A12
Ropelength for periodic links

Explore the idea of ropelength in periodic entanglement

Ropelength is a mathematical model of tying a knot or link tight in real rope: we minimize the length of a curve while keeping a unit-diameter tube around the curve embedded. We have previously developed a theory of ropelength criticality; this allows explicit descriptions of critical configurations of links like the Borromean rings and the clasp. These configurations, whose exact geometry is quite intricate, are conjectured to be minimizers, but only known to be critical. This project will move beyond three-dimensional Euclidean space to study the ropelength problem for links in a flat three-torus. These of course lift to triply periodic structures in Euclidean space, which can include both compact and noncompact components.

Scientific Details+

Ropelength is a mathematical model of tying a knot or link tight in real rope: we minimize the length of a curve (in the given link type) while keeping a unit-diameter tube around the curve embedded.
 
Various equivalent formulations of this thickness constraint are possible. A lower bound we gave for ropelength is sharp in certain cases, yielding what is still the only family of links known to be ropelength minimizers. In the simple chain, for instance, all the middle components are stadium curves, which fail to be $C^2$ smooth. Later we developed a theory of ropelength criticality; this allows explicit descriptions of critical configurations of further links like the Borromean rings and the clasp. These configurations, whose exact geometry is quite intricate, are conjectured to be minimizers, but only known to be critical.

This project will move beyond three-dimensional Euclidean space to study the ropelength problem for links in a flat three-torus. These of course lift to triply periodic structures in Euclidean space, which can include both compact and noncompact components. Spatially periodic links occur as examples throughout materials science, from structural chemistry to polymers and proteins. These complicated spatial patterns can be hard to characterize geometrically, but studying them as ropelength-minimizing or tight periodic links can offer insight into this difficult problem. For instance, we have used this approach to model the keratin structures that account for the swelling of skin.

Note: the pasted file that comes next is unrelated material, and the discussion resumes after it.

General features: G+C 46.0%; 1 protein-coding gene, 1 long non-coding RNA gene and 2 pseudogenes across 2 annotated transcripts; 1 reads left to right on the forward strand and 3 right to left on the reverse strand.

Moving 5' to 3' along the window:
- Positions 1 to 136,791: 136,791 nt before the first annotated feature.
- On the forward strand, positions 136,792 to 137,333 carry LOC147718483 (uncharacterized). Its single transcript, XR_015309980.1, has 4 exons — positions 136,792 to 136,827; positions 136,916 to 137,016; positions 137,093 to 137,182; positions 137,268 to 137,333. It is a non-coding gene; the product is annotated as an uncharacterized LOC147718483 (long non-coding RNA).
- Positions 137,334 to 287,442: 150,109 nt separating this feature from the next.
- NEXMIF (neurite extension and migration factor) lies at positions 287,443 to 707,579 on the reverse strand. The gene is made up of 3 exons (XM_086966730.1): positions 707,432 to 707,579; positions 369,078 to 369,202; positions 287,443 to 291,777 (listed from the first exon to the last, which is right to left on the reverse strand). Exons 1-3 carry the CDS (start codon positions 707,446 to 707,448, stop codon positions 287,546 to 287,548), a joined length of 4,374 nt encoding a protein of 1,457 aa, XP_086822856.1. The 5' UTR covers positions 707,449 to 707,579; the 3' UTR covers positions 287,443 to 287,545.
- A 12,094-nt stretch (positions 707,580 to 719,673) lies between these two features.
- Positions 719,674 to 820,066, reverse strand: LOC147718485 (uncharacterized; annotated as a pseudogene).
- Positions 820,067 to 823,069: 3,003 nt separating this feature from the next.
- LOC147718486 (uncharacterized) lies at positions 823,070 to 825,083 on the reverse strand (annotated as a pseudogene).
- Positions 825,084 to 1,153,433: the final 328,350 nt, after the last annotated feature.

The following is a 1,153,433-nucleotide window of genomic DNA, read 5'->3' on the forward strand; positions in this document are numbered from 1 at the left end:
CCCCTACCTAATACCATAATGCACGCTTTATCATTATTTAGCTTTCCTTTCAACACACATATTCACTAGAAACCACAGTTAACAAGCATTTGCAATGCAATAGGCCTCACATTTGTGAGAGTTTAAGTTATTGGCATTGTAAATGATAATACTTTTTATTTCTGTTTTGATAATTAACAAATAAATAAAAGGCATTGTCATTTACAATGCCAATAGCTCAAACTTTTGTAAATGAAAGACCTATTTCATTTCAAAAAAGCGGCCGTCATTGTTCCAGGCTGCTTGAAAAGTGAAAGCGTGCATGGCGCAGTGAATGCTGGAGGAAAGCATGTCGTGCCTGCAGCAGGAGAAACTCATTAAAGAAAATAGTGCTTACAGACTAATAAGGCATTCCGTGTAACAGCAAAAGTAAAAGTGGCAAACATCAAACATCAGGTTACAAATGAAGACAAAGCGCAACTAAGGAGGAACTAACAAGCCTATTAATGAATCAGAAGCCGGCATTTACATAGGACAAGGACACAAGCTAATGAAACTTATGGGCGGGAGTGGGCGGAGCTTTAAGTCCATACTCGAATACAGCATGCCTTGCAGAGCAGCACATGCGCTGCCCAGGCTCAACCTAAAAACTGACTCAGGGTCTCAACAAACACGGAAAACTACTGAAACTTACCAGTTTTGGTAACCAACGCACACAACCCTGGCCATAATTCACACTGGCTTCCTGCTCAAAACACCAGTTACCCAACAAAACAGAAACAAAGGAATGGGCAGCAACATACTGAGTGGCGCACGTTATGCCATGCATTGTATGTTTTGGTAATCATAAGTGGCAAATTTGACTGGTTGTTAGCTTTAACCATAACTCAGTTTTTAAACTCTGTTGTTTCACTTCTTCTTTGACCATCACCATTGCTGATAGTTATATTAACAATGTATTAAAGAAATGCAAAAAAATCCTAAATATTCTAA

The main part of the project will consist of extending our criticality theory for ropelength to links in a flat three-torus and finding examples where critical configurations can be described explicitly. A new feature here is a conserved quantity, mathematically an element of $H^2(T^3;R^3)$, giving the net force across any surface. Physically this corresponds to the stress–strain relationship as the lattice parameters of the torus are changed, showing how ropelength is expected to change. Of course our theory will accomodate 1- and 2-periodic structures as well. Perhaps the easiest periodic example is an infinite simple chain, where we conjecture the ropelength minimizers will shift from stadium curves to clasp curves as the link is stretched. We expect to get explicit descriptions of each stage in this process.

One further part of this project will enumerate small periodic links in order to find promising examples for ropelength minimization. Singly periodic links of course are links in the solid torus $D^2 × S^1$, while 2-periodic links are links in the thickened torus $T^2 × I$, and 3-periodic links are links in $T^3$. Recently, the first tables of small knots in the solid torus and in the thickened torus have been published. We will extend their work to include links of more than one component as well as composite links, especially since these seem to provide accessible examples for the ropelength problem. We will also tabulate small 3-periodic links.
 

Team+

Prof. Dr. John M. Sullivan   +

Projects: A12
University: TU Berlin
E-Mail: sullivan[at]math.tu-berlin.de
Website: http://page.math.tu-berlin.de/~sullivan/


Dr. Myfanwy E. Evans   +

Projects: A12
University: TU Berlin
E-Mail: evans[at]math.tu-berlin.de
Website: http://page.math.tu-berlin.de/~evans/